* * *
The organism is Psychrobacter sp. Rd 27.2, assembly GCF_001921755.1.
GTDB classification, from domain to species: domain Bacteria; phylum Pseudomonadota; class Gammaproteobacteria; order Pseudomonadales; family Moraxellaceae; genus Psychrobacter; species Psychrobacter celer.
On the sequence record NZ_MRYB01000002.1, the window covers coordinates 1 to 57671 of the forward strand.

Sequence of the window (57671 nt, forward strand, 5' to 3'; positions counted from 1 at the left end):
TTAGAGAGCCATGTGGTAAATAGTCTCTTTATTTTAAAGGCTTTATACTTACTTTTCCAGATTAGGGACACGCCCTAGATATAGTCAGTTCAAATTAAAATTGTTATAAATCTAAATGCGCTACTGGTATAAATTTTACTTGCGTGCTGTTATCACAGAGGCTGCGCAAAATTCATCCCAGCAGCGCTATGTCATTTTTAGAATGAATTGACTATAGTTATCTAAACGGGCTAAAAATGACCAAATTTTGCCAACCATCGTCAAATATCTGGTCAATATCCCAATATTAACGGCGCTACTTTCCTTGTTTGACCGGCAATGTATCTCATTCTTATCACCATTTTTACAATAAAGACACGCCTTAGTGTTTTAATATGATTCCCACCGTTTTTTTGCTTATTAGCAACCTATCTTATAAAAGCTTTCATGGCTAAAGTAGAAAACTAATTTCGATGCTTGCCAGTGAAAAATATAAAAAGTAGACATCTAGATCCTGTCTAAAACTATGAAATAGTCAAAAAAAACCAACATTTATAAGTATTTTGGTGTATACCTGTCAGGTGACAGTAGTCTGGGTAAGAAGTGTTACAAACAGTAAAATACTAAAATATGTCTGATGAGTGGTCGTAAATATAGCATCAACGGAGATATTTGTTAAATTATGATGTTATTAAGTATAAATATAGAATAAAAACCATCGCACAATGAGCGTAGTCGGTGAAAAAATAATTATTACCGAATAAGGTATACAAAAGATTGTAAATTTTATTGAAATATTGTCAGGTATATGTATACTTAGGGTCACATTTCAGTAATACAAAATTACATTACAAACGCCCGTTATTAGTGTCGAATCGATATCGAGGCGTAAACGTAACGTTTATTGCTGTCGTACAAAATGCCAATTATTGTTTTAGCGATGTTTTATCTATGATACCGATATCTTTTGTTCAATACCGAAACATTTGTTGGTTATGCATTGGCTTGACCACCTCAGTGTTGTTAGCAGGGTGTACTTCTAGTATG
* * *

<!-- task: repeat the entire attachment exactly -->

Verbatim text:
The organism is Psychrobacter sp. Rd 27.2, assembly GCF_001921755.1.
GTDB classification, from domain to species: domain Bacteria; phylum Pseudomonadota; class Gammaproteobacteria; order Pseudomonadales; family Moraxellaceae; genus Psychrobacter; species Psychrobacter celer.
On the sequence record NZ_MRYB01000002.1, the window covers coordinates 1 to 57671 of the forward strand.

Sequence of the window (57671 nt, forward strand, 5' to 3'; positions counted from 1 at the left end):
TTAGAGAGCCATGTGGTAAATAGTCTCTTTATTTTAAAGGCTTTATACTTACTTTTCCAGATTAGGGACACGCCCTAGATATAGTCAGTTCAAATTAAAATTGTTATAAATCTAAATGCGCTACTGGTATAAATTTTACTTGCGTGCTGTTATCACAGAGGCTGCGCAAAATTCATCCCAGCAGCGCTATGTCATTTTTAGAATGAATTGACTATAGTTATCTAAACGGGCTAAAAATGACCAAATTTTGCCAACCATCGTCAAATATCTGGTCAATATCCCAATATTAACGGCGCTACTTTCCTTGTTTGACCGGCAATGTATCTCATTCTTATCACCATTTTTACAATAAAGACACGCCTTAGTGTTTTAATATGATTCCCACCGTTTTTTTGCTTATTAGCAACCTATCTTATAAAAGCTTTCATGGCTAAAGTAGAAAACTAATTTCGATGCTTGCCAGTGAAAAATATAAAAAGTAGACATCTAGATCCTGTCTAAAACTATGAAATAGTCAAAAAAAACCAACATTTATAAGTATTTTGGTGTATACCTGTCAGGTGACAGTAGTCTGGGTAAGAAGTGTTACAAACAGTAAAATACTAAAATATGTCTGATGAGTGGTCGTAAATATAGCATCAACGGAGATATTTGTTAAATTATGATGTTATTAAGTATAAATATAGAATAAAAACCATCGCACAATGAGCGTAGTCGGTGAAAAAATAATTATTACCGAATAAGGTATACAAAAGATTGTAAATTTTATTGAAATATTGTCAGGTATATGTATACTTAGGGTCACATTTCAGTAATACAAAATTACATTACAAACGCCCGTTATTAGTGTCGAATCGATATCGAGGCGTAAACGTAACGTTTATTGCTGTCGTACAAAATGCCAATTATTGTTTTAGCGATGTTTTATCTATGATACCGATATCTTTTGTTCAATACCGAAACATTTGTTGGTTATGCATTGGCTTGACCACCTCAGTGTTGTTAGCAGGGTGTACTTCTAGTATG